DMZ Korean International Documentary Festival Opens Sept. 22
The Third DMZ Korean International Documentary Festival will open Sept. 22 to 28 in Paju, Gyeonggi province, a northern South Korean city bordering North Korea.
The event celebrating themes of peace, life and communication will show 100 documentary films from 30 countries around the world.
"The DMZ has symbolized the painful memories of war and was rather limited to the geographical confines of Gyeonggi province. But I hope it will be rediscovered as a place of reconciliation and exchange on the Korean Peninsula and in the world,’’ said the festival chairman and Gyeonggi Province governor Kim Moon-soo during a press conference in Seoul, Tuesday.
This year’s edition will open with British director Antony Butts’ After the Apocalypse, a harrowing story of a woman living near a “polygon” or test site for nuclear weapons bordering Russia and Kazakhstan. Having been exposed to radiation she is advised to undergo a test to see if her unborn child is healthy.
The winner of the international competition section will close the festival.
Organizers said they received more than 430 submissions this year that touched upon various topics such as radiation, religious extremism, war, human rights, family, disease, labor and education. Of these 13 are vying for a cash prize of 22 million won.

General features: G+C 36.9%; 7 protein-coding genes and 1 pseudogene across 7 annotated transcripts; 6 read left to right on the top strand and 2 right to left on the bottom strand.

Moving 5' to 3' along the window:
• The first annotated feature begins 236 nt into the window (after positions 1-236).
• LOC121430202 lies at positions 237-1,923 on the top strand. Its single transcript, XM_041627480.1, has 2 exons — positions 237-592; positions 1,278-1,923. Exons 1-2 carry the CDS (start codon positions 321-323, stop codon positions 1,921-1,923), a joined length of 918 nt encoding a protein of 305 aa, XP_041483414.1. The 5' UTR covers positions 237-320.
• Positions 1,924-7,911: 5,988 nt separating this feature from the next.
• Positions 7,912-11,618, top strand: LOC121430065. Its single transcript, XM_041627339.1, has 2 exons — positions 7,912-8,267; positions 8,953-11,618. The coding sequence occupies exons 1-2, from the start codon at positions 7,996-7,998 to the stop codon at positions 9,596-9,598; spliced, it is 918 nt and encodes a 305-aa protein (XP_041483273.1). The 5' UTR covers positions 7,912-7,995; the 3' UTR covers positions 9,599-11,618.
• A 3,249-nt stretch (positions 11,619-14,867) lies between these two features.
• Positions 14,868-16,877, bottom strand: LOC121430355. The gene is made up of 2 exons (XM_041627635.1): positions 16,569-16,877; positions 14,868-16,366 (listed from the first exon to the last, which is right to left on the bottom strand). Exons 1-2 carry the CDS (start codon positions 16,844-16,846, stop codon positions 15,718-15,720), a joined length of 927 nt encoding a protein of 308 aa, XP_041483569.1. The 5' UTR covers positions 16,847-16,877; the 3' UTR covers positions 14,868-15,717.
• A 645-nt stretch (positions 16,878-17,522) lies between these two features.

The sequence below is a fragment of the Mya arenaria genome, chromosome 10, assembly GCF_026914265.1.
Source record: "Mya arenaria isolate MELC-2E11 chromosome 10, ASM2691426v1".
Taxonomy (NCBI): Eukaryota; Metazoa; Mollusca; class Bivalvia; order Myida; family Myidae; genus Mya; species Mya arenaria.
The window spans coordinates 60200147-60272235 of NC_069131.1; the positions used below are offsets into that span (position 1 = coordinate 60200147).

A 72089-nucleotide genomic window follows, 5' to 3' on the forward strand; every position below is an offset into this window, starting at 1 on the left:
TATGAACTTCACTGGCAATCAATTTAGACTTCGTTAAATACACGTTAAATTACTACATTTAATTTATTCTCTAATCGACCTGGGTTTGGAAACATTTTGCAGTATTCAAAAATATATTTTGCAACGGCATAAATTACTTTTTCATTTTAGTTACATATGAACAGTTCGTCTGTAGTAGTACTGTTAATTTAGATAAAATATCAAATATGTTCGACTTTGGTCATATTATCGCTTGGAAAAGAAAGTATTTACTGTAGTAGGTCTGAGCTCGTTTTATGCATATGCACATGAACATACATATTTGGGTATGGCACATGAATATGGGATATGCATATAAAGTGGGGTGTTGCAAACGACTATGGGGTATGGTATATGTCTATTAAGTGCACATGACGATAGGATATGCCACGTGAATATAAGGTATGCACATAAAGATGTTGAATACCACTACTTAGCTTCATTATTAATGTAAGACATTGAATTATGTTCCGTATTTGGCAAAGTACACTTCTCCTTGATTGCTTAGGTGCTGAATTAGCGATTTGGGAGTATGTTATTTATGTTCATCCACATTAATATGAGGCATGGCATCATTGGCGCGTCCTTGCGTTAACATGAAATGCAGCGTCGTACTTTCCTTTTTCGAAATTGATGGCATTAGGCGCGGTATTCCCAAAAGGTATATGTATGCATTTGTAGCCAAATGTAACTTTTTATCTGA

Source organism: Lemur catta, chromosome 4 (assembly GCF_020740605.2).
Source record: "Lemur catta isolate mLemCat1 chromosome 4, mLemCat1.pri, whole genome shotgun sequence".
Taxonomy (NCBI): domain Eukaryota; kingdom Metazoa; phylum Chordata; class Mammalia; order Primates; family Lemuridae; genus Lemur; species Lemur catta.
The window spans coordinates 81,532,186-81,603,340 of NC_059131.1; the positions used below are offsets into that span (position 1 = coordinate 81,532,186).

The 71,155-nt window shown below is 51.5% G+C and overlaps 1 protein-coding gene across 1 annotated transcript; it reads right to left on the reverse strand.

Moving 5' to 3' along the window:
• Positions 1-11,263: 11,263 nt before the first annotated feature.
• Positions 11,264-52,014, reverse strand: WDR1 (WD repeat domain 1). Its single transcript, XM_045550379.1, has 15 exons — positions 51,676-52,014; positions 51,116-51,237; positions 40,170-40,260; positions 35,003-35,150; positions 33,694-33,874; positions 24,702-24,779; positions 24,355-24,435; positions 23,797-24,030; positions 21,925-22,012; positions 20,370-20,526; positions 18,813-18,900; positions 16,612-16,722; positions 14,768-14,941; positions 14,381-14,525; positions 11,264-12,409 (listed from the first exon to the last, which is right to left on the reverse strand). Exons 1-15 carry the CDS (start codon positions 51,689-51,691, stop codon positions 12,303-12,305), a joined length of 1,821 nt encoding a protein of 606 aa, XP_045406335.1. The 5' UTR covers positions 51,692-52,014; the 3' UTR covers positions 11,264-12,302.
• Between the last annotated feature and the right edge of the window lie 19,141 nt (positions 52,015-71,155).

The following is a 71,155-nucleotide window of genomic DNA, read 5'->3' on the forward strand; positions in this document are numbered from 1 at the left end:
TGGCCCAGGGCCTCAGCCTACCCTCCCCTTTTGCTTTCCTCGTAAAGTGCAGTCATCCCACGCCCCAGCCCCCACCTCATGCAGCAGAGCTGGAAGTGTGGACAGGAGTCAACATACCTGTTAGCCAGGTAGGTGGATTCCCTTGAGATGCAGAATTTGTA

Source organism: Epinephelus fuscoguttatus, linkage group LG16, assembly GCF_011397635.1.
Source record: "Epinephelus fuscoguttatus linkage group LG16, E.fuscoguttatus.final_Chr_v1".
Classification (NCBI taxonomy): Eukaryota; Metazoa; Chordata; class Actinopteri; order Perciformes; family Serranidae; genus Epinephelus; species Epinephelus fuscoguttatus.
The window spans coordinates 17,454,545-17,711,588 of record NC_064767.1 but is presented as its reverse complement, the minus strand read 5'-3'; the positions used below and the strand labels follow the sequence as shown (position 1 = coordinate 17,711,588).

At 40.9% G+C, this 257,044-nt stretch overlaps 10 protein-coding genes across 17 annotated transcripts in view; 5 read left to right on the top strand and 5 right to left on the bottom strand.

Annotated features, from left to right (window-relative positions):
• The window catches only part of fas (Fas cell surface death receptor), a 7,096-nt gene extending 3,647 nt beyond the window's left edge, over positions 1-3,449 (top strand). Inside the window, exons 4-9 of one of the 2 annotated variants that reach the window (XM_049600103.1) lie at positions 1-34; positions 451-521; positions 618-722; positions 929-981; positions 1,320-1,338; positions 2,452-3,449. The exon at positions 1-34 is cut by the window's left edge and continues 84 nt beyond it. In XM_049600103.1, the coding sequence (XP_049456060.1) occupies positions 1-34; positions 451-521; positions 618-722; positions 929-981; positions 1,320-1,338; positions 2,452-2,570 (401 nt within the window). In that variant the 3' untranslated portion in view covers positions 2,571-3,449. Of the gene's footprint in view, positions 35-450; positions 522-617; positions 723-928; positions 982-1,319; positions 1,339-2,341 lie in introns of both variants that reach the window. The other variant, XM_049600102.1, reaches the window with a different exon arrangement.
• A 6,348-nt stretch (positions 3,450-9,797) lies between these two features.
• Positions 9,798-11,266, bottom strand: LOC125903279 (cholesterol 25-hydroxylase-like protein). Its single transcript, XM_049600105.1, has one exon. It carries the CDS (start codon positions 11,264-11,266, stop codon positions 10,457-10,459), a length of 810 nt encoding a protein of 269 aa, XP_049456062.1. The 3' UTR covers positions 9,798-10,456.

Eight films will be competing for the 13 million won award in the Korean competition section while the youth competition invites six works for the 1 million won ($873) prize.
Out-of-competition films introduce films from around the world that are geared for not only adult audiences but children as well.
"I wanted to deliver stories with more depth and wider scope. In addition to screening documentaries we are offering diverse events that everyone, including local residents, can enjoy,’’ said festival director Cho Jae-hyun, the prolific actor known through films such as Kim Ki-duk’s Bad Guy.
Meanwhile, actor Yoo Ji-tae (Oldboy), the newly appointed co-festival director, said he hopes the festival brings more attention to the overlooked documentary genre.